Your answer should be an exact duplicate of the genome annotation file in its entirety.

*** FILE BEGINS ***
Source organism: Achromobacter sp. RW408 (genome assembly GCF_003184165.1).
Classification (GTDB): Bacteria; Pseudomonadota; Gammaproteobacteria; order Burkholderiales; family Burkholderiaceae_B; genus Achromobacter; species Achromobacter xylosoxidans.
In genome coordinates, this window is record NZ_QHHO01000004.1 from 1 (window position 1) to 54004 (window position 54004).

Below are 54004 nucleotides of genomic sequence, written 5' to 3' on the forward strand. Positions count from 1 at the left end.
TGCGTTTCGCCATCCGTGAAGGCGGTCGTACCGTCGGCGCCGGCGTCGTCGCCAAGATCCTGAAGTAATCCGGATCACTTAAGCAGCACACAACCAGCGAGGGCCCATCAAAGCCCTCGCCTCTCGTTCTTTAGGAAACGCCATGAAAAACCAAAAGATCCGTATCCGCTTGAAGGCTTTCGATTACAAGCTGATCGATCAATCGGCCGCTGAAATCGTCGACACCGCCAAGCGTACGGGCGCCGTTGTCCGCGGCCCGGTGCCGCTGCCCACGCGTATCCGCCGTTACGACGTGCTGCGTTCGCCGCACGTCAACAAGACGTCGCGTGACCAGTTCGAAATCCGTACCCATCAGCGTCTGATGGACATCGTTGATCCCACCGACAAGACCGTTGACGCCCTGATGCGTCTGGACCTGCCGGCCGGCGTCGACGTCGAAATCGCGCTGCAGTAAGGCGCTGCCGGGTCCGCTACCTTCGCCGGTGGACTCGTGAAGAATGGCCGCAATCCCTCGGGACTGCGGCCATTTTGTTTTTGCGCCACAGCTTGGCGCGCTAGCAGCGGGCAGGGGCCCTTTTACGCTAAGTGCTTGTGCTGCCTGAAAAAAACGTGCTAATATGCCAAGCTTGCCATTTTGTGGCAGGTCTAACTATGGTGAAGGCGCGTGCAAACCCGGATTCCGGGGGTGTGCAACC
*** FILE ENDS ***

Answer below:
Source organism: Achromobacter sp. RW408 (genome assembly GCF_003184165.1).
Classification (GTDB): Bacteria; Pseudomonadota; Gammaproteobacteria; order Burkholderiales; family Burkholderiaceae_B; genus Achromobacter; species Achromobacter xylosoxidans.
In genome coordinates, this window is record NZ_QHHO01000004.1 from 1 (window position 1) to 54004 (window position 54004).

Below are 54004 nucleotides of genomic sequence, written 5' to 3' on the forward strand. Positions count from 1 at the left end.
TGCGTTTCGCCATCCGTGAAGGCGGTCGTACCGTCGGCGCCGGCGTCGTCGCCAAGATCCTGAAGTAATCCGGATCACTTAAGCAGCACACAACCAGCGAGGGCCCATCAAAGCCCTCGCCTCTCGTTCTTTAGGAAACGCCATGAAAAACCAAAAGATCCGTATCCGCTTGAAGGCTTTCGATTACAAGCTGATCGATCAATCGGCCGCTGAAATCGTCGACACCGCCAAGCGTACGGGCGCCGTTGTCCGCGGCCCGGTGCCGCTGCCCACGCGTATCCGCCGTTACGACGTGCTGCGTTCGCCGCACGTCAACAAGACGTCGCGTGACCAGTTCGAAATCCGTACCCATCAGCGTCTGATGGACATCGTTGATCCCACCGACAAGACCGTTGACGCCCTGATGCGTCTGGACCTGCCGGCCGGCGTCGACGTCGAAATCGCGCTGCAGTAAGGCGCTGCCGGGTCCGCTACCTTCGCCGGTGGACTCGTGAAGAATGGCCGCAATCCCTCGGGACTGCGGCCATTTTGTTTTTGCGCCACAGCTTGGCGCGCTAGCAGCGGGCAGGGGCCCTTTTACGCTAAGTGCTTGTGCTGCCTGAAAAAAACGTGCTAATATGCCAAGCTTGCCATTTTGTGGCAGGTCTAACTATGGTGAAGGCGCGTGCAAACCCGGATTCCGGGGGTGTGCAACC